This article was originally published on The Conversation. Read the original article.

The Conversation
The Conversation .

A recent study by the National Institutes of Health found that more than one in three people in the United States have experienced pain of some sort in the previous three months. Of these, approximately 50 million suffer from chronic or severe pain.

To put these numbers in perspective, 21 million people have been diagnosed with diabetes, 14 million have cancer (this is all types of cancer combined) and 28 million have been diagnosed with heart disease in the U.S. In this light, the number of pain sufferers is stunning and indicates that it is a major epidemic.

But unlike treatments for diabetes, cancer and heart disease, therapies for pain have not really improved for hundreds of years. Our main therapies are non-steroidal anti-inflammatory drugs (NSAIDs) like ibuprofen or aspirin, which are just modern versions of chewing on willow bark; and opioids, which are derivatives of opium.

In 2012, 259 million prescriptions for opioids were filled in the United States. It is not clear how many of these prescriptions were for chronic pain. And indeed, new CDC guidelines on the use of opioids to treat noncancer chronic pain caution physicians to consider the risks and benefits of using opioids when prescribing them to patients.

The fact is, however, that opioids are used to treat chronic pain not because they are the ideal treatment, but because for some patients, despite their drawbacks, they are the most effective treatment available at the moment.

The problem, as I see it, is this: we are not investing enough in researching and teaching what causes pain and how to treat it.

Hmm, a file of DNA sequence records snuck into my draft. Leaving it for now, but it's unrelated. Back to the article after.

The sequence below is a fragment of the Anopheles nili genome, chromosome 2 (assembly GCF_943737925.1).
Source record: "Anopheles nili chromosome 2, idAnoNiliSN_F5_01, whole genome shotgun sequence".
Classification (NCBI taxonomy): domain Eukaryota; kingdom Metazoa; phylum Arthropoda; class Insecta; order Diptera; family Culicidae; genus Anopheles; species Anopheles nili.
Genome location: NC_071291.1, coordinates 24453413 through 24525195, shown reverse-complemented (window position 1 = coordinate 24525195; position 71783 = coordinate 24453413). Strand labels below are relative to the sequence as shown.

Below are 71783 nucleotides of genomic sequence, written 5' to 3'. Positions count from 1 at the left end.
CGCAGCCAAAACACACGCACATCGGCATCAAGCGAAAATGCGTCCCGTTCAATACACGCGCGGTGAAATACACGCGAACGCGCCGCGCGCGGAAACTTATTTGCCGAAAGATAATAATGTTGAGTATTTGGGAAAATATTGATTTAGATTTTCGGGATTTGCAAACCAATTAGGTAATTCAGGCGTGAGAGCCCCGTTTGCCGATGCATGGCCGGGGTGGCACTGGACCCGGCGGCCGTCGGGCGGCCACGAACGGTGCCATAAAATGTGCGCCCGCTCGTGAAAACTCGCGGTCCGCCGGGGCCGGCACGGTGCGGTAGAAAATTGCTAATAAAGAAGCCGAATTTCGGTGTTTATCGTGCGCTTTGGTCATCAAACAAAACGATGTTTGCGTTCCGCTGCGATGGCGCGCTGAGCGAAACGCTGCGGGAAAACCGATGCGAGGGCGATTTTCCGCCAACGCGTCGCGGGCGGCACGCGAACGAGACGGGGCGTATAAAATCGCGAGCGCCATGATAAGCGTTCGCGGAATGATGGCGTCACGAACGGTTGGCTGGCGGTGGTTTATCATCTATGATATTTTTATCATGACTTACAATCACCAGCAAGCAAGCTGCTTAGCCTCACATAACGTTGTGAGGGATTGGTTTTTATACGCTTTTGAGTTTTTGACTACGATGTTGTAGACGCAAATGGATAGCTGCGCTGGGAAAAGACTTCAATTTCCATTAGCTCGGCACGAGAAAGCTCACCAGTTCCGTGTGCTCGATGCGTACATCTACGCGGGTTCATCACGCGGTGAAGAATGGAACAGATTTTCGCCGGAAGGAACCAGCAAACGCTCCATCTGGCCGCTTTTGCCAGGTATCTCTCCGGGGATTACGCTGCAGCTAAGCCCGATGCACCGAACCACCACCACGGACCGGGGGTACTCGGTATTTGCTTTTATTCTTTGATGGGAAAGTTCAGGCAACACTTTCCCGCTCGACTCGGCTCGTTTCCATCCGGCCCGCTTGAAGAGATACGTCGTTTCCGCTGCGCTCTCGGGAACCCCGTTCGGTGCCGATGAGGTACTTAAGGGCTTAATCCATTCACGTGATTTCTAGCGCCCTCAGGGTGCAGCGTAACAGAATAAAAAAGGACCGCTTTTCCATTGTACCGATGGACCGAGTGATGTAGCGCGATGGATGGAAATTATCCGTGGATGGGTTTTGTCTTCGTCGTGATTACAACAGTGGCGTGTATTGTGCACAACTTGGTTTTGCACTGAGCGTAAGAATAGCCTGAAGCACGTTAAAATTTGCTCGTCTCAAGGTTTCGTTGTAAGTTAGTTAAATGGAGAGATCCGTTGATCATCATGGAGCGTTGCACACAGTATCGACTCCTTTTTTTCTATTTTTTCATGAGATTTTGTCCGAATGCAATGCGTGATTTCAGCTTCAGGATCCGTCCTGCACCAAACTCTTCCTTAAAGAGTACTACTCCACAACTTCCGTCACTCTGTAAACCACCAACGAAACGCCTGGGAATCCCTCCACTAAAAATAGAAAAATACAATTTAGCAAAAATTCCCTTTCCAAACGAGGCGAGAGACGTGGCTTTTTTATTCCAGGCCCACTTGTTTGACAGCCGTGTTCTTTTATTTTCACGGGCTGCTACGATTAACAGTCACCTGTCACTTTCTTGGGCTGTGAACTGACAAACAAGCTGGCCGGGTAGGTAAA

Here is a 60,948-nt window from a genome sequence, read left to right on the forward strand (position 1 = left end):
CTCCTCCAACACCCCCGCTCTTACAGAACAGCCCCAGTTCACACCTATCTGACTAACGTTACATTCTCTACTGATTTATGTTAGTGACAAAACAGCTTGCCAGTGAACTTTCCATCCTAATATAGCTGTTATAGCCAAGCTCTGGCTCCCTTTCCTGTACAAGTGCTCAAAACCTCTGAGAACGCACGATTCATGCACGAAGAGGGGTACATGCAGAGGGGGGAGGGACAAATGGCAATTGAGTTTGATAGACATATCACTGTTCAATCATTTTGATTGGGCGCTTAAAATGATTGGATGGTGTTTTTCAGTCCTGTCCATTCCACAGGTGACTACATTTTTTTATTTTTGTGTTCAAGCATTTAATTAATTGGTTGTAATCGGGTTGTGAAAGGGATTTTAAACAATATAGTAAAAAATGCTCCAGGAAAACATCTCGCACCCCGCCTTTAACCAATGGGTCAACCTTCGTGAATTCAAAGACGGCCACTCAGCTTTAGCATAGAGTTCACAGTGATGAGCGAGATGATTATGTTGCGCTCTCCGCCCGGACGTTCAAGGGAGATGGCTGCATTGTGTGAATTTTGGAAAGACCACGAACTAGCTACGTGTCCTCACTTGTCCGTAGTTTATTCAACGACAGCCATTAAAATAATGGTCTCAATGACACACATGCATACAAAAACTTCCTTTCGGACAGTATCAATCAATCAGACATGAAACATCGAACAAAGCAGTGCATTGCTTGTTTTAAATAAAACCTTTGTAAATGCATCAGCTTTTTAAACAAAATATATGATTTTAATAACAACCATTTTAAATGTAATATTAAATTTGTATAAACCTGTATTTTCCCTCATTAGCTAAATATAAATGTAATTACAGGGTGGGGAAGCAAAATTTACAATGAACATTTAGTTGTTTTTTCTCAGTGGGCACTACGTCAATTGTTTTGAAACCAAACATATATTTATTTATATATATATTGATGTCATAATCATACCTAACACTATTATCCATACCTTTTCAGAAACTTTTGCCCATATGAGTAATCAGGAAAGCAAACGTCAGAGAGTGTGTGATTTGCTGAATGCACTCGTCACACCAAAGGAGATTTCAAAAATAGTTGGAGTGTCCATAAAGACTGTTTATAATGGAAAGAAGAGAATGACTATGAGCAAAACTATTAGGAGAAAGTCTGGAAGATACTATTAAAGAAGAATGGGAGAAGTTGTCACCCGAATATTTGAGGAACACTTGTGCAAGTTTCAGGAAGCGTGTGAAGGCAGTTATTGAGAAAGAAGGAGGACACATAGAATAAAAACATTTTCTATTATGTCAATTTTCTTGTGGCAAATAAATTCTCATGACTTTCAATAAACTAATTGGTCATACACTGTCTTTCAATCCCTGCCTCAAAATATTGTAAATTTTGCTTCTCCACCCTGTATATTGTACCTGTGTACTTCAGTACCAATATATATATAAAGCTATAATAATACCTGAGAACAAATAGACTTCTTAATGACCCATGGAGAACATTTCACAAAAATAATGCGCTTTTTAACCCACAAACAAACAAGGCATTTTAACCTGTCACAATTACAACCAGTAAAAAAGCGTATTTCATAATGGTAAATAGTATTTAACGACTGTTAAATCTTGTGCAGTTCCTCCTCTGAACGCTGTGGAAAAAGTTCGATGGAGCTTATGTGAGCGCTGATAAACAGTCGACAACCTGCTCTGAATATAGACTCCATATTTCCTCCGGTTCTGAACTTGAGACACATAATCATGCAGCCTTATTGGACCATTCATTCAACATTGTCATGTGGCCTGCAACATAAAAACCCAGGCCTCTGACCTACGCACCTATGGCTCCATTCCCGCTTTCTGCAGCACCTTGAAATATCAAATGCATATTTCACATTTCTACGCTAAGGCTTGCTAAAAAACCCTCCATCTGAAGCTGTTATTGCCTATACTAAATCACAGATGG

Pain can have a purpose

I study the processes that trigger and maintain chronic pain. One of the first things I teach my students is that pain is a biological process that is critical for life. Pain protects our bodies from injury and by reminding us that tissue is damaged and needs to be protected it also aids in repairing the injuries we do acquire.

This is graphically illustrated by individuals who are congenitally incapable of feeling pain. People with these conditions typically succumb to infections or organ failure at a young age due to multiple injuries that go unattended. Because they cannot feel pain, they never learn to avoid hazards, or how to protect still-healing injuries.

For the most part, physicians and scientists are not particularly concerned with pain from everyday bumps, bruises and cuts. This type of acute pain typically does not require treatment or can be treated with over-the-counter medication. It will resolve itself when the tissue heals.

What concerns those of us who treat and study pain, however, is chronic pain. This type of pain – that can last for weeks, months or even years – serves no useful purpose for survival and is actually detrimental to our health.

There isn’t one type of chronic pain.

In many cases chronic pain persists after an injury has healed. This happens relatively often with wounded veterans, car accident victims and others who have suffered violent trauma.

Chronic pain from arthritis is telling the person about the damage in their body. In this respect it is similar to acute pain and, presumably, if the body healed the pain would subside. But, at the moment, there is no treatment or intervention to induce that healing so the pain becomes the most troubling aspect of the disease.

Chronic pain can also arise from conditions, like fibromyalgia, which have an unknown cause. These conditions are often misdiagnosed and the pain they produce may be dismissed by health care professionals as psychological or as drug-seeking behavior.

How do we experience pain?

The human pain experience can be divided into three dimensions: what pain researchers call the sensory-discriminative, the affective-motivational and the cognitive-evaluative. In acute pain there is a balance between each of these dimensions that allows us to accurately evaluate the pain and the threat it may pose to our survival. In chronic pain these dimensions are disrupted.

The sensory-discriminative dimension refers to the actual detection, location and intensity of the pain. This dimension is the result of a direct nerve pathway from the body to the spinal cord and up into the brain’s cortex. This is how we are aware of the location on our bodies of a potential injury and how much damage may be associated with the injury.